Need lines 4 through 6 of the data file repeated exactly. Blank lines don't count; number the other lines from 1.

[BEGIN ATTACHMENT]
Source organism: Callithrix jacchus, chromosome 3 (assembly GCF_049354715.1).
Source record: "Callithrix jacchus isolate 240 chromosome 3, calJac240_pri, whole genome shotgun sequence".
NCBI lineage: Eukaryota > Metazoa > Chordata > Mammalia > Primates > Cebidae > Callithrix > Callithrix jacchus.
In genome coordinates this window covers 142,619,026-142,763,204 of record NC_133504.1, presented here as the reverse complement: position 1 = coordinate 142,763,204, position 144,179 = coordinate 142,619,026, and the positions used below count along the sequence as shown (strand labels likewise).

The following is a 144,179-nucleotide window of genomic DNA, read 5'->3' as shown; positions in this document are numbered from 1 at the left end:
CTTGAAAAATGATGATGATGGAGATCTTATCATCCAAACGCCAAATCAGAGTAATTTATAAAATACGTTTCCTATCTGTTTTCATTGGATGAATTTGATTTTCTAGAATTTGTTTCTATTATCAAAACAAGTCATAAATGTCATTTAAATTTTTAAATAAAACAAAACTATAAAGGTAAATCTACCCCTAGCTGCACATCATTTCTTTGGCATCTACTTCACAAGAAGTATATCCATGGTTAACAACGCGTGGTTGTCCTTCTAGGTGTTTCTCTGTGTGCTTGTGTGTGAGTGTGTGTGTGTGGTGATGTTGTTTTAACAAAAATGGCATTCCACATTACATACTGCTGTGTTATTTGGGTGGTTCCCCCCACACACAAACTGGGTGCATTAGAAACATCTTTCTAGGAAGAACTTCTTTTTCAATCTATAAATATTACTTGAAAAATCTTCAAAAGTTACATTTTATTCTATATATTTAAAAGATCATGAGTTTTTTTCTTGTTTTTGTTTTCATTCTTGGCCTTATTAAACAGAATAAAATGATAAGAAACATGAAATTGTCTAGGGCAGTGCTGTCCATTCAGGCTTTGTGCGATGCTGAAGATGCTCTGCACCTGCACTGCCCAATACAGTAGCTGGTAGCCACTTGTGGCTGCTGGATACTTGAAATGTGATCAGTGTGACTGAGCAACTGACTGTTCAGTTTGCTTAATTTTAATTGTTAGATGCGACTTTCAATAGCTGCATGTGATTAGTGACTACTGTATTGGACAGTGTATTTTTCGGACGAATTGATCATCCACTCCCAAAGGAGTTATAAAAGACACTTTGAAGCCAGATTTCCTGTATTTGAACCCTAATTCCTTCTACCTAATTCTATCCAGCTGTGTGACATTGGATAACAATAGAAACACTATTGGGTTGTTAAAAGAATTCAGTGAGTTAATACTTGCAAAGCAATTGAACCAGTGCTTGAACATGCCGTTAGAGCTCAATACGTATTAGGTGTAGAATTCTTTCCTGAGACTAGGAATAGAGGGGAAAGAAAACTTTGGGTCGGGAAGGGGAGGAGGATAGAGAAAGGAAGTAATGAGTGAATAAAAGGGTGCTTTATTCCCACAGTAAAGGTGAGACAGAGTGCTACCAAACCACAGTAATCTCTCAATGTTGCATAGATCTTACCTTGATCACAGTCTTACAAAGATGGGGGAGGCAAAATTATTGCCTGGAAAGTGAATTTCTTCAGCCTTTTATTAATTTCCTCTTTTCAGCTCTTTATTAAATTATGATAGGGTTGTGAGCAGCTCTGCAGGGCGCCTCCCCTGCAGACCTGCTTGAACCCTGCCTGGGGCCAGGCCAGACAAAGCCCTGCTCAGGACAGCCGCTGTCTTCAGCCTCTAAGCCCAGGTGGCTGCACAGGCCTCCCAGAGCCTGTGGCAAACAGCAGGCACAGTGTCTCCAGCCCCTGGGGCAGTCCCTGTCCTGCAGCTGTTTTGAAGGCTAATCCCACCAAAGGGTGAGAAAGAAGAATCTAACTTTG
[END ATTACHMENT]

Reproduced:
In genome coordinates this window covers 142,619,026-142,763,204 of record NC_133504.1, presented here as the reverse complement: position 1 = coordinate 142,763,204, position 144,179 = coordinate 142,619,026, and the positions used below count along the sequence as shown (strand labels likewise).

The following is a 144,179-nucleotide window of genomic DNA, read 5'->3' as shown; positions in this document are numbered from 1 at the left end:
CTTGAAAAATGATGATGATGGAGATCTTATCATCCAAACGCCAAATCAGAGTAATTTATAAAATACGTTTCCTATCTGTTTTCATTGGATGAATTTGATTTTCTAGAATTTGTTTCTATTATCAAAACAAGTCATAAATGTCATTTAAATTTTTAAATAAAACAAAACTATAAAGGTAAATCTACCCCTAGCTGCACATCATTTCTTTGGCATCTACTTCACAAGAAGTATATCCATGGTTAACAACGCGTGGTTGTCCTTCTAGGTGTTTCTCTGTGTGCTTGTGTGTGAGTGTGTGTGTGTGGTGATGTTGTTTTAACAAAAATGGCATTCCACATTACATACTGCTGTGTTATTTGGGTGGTTCCCCCCACACACAAACTGGGTGCATTAGAAACATCTTTCTAGGAAGAACTTCTTTTTCAATCTATAAATATTACTTGAAAAATCTTCAAAAGTTACATTTTATTCTATATATTTAAAAGATCATGAGTTTTTTTCTTGTTTTTGTTTTCATTCTTGGCCTTATTAAACAGAATAAAATGATAAGAAACATGAAATTGTCTAGGGCAGTGCTGTCCATTCAGGCTTTGTGCGATGCTGAAGATGCTCTGCACCTGCACTGCCCAATACAGTAGCTGGTAGCCACTTGTGGCTGCTGGATACTTGAAATGTGATCAGTGTGACTGAGCAACTGACTGTTCAGTTTGCTTAATTTTAATTGTTAGATGCGACTTTCAATAGCTGCATGTGATTAGTGACTACTGTATTGGACAGTGTATTTTTCGGACGAATTGATCATCCACTCCCAAAGGAGTTATAAAAGACACTTTGAAGCCAGATTTCCTGTATTTGAACCCTAATTCCTTCTACCTAATTCTATCCAGCTGTGTGACATTGGATAACAATAGAAACACTATTGGGTTGTTAAAAGAATTCAGTGAGTTAATACTTGCAAAGCAATTGAACCAGTGCTTGAACATGCCGTTAGAGCTCAATACGTATTAGGTGTAGAATTCTTTCCTGAGACTAGGAATAGAGGGGAAAGAAAACTTTGGGTCGGGAAGGGGAGGAGGATAGAGAAAGGAAGTAATGAGTGAATAAAAGGGTGCTTTATTCCCACAGTAAAGGTGAGACAGAGTGCTACCAAACCACAGTAATCTCTCAATGTTGCATAGATCTTACCTTGATCACAGTCTTACAAAGATGGGGGAGGCAAAATTATTGCCTGGAAAGTGAATTTCTTCAGCCTTTTATTAATTTCCTCTTTTCAGCTCTTTATTAAATTATGATAGGGTTGTGAGCAGCTCTGCAGGGCGCCTCCCCTGCAGACCTGCTTGAACCCTGCCTGGGGCCAGGCCAGACAAAGCCCTGCTCAGGACAGCCGCTGTCTTCAGCCTCTAAGCCCAGGTGGCTGCACAGGCCTCCCAGAGCCTGTGGCAAACAGCAGGCACAGTGTCTCCAGCCCCTGGGGCAGTCCCTGTCCTGCAGCTGTTTTGAAGGCTAATCCCACCAAAGGGTGAGAAAGAAGAATCTAACTTTG